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Filing Forms 990 Electronically Becomes a Reality


Since 1995, the number of individual taxpayers taking advantage of electronic filing to file their 1040 tax returns has increased as much as 30 percent each year, as people discover the convenience (and faster refunds) of e-filing. In 37 states and the District of Columbia, taxpayers can e-file their federal and state tax returns in one transmission. Yet nonprofit organizations must still mail hard copies of their Forms 990 and state registration to the Internal Revenue Service and state charity officials.
This practice will change soon, as the IRS may offer nonprofits an e-filing option as soon as 2004, for fiscal year 2003. A number of states are moving to provide e-filing for state registration, with Pennsylvania and Colorado at the forefront.

The change will benefit nonprofit organizations, their accountants, the IRS, state regulators, and charitable donors. In addition to improving accuracy and speed, e-filing will also improve the quality and usefulness of nonprofit sector data.

Form 990 Background

Form 990 is an information return that must be filed annually by almost all 501(c) tax-exempt, nonprofit organizations with incomes of more than $25,000. (The exceptions are churches, religious schools, and certain religious organizations, which are not required to file with the IRS.) In contrast to information on other tax forms, the data on Forms 990 are available to the public. The form contains more than 600 separate information items, including a balance sheet, statements of revenues and expenses, program accomplishments, board of directors list, and executive salaries.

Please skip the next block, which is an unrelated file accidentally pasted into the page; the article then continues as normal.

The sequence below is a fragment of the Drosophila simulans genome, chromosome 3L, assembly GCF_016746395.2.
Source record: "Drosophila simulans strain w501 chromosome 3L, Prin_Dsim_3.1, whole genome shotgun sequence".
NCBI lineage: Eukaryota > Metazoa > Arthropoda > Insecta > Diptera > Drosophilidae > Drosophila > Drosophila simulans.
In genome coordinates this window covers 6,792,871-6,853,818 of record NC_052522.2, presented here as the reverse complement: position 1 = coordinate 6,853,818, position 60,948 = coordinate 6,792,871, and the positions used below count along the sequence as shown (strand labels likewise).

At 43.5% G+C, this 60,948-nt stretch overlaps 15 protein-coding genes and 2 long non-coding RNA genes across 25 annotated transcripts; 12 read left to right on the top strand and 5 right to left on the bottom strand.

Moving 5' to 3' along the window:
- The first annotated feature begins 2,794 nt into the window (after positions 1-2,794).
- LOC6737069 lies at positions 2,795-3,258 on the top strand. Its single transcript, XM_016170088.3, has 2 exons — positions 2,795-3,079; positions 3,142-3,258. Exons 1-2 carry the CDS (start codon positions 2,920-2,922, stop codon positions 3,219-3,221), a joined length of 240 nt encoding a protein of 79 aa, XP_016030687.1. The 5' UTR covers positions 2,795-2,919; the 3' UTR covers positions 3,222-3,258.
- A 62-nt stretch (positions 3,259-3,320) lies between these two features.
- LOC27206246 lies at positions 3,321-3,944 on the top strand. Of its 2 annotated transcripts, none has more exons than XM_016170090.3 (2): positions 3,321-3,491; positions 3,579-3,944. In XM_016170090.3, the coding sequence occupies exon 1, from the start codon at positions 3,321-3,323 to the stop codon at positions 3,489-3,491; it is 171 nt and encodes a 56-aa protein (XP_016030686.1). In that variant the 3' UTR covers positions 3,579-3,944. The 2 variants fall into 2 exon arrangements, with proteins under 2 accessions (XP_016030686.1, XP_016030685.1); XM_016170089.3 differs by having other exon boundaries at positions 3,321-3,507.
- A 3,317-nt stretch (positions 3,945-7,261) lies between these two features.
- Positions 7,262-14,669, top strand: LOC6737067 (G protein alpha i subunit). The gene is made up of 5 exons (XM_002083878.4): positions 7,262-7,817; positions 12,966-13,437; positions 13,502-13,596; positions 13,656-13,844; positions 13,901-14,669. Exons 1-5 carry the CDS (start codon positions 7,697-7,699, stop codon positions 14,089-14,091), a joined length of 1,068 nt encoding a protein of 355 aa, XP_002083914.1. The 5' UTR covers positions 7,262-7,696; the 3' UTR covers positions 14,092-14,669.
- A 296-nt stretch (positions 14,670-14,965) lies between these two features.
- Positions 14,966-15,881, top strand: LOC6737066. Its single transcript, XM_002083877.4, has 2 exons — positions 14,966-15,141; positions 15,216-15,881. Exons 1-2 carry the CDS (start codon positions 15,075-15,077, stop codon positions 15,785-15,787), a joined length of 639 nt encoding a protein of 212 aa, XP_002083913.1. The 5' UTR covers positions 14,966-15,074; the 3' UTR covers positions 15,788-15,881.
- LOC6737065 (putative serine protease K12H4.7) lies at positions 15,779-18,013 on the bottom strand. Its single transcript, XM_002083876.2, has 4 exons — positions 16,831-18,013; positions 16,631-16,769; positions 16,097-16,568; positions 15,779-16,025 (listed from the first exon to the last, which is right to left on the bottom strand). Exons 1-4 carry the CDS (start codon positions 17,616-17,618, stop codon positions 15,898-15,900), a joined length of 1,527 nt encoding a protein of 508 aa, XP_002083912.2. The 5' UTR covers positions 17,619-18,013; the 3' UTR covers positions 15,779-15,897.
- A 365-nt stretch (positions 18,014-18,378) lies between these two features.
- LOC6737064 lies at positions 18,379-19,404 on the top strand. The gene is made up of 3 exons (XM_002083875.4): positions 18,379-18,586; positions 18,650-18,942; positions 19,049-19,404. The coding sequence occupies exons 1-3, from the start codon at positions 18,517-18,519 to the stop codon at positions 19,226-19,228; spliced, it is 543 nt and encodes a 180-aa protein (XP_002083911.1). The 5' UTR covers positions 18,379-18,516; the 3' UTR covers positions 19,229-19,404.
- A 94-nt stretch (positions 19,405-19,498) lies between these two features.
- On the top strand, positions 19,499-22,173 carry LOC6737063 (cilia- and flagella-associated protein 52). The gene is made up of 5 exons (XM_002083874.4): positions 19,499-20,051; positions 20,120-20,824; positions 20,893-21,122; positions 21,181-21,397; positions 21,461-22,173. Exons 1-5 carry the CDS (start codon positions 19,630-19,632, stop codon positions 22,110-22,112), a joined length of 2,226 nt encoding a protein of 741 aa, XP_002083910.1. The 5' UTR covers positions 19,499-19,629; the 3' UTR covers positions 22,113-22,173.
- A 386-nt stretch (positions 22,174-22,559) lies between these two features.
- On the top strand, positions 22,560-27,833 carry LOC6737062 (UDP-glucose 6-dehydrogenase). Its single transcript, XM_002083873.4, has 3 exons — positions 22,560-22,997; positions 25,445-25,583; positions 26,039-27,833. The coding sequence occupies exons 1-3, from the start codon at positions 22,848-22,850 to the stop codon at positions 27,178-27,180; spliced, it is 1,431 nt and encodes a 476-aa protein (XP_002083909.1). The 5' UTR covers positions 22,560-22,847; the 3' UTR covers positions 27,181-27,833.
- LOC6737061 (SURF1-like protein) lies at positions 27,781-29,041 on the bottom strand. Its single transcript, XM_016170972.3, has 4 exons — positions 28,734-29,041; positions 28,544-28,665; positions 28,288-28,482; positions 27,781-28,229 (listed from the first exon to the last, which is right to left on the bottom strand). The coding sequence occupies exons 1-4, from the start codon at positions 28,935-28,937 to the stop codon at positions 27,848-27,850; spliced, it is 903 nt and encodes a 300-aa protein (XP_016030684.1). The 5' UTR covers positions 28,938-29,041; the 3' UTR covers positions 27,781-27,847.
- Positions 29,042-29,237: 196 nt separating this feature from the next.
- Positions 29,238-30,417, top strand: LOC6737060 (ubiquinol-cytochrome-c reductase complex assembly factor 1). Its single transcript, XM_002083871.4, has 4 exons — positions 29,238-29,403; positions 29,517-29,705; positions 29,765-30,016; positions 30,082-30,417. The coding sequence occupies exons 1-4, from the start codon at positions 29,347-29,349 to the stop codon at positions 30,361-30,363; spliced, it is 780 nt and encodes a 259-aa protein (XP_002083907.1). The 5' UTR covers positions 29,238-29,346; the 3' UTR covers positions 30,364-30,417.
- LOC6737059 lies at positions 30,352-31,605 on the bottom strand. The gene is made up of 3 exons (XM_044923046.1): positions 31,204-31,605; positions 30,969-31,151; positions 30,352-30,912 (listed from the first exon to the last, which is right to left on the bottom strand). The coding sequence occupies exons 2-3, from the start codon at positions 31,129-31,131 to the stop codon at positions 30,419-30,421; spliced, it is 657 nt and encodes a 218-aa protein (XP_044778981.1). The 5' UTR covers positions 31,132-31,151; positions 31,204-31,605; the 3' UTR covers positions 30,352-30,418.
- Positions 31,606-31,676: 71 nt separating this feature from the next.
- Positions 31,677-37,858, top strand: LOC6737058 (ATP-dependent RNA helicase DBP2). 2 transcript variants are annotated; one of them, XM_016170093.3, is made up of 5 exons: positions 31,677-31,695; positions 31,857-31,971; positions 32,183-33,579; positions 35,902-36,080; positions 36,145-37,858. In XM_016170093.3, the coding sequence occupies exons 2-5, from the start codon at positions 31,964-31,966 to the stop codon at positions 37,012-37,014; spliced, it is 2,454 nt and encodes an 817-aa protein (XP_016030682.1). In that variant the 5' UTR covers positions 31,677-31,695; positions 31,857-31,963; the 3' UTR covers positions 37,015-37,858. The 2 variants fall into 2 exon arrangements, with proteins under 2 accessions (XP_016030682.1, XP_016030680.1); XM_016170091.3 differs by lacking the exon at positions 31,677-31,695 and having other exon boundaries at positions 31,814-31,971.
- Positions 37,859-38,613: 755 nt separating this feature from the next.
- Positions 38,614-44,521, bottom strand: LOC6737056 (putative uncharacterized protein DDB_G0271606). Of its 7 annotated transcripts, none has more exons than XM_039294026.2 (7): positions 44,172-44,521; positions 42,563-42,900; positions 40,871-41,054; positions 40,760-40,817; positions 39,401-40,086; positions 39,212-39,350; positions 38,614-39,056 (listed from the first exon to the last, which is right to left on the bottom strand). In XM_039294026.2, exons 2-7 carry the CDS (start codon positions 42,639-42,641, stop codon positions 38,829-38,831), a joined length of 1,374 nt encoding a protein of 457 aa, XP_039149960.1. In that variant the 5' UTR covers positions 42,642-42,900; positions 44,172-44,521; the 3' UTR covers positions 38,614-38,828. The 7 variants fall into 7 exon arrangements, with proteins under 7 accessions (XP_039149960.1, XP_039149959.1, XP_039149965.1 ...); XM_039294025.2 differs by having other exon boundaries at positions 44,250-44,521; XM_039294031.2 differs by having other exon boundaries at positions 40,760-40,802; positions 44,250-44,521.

In the past, the information on Form 990 was used primarily by the IRS and state charity regulators; most charitable donors were not aware that such a document even existed. In order to see a 990, one could either write to the IRS to request a copy or go in person to the organization's office to examine a copy of the form, which federal regulations required the nonprofit to make available for public inspection.

All of that changed in 1999, when new public disclosure laws dramatically improved public access to Form 990. All 501(c) 990 filers are now required to mail, fax, e-mail, or otherwise provide copies of their three most recent Forms 990 to anyone who requests them. Also in 1999, GuideStar began posting scanned images of Forms 990 on its Web site.

Today, anyone with Internet access can look up the most recent 990 of every filing charity in the United States—instantly and anonymously. The number of people doing so is large, and constantly growing. During the last quarter of 2001, for example, GuideStar's Web site averaged 4 million hits per week.

In the past, some nonprofits filled out their 990s carelessly—with arithmetic errors, missing data, and obvious misallocation (such as zero fundraising costs for a charity that receives the majority of its funding from contributions)—and no one was the wiser. But now that individual donors, institutional funders, and other stakeholders are taking advantage of increased access to Forms 990, nonprofits are paying more attention, filling out the form more completely and accurately.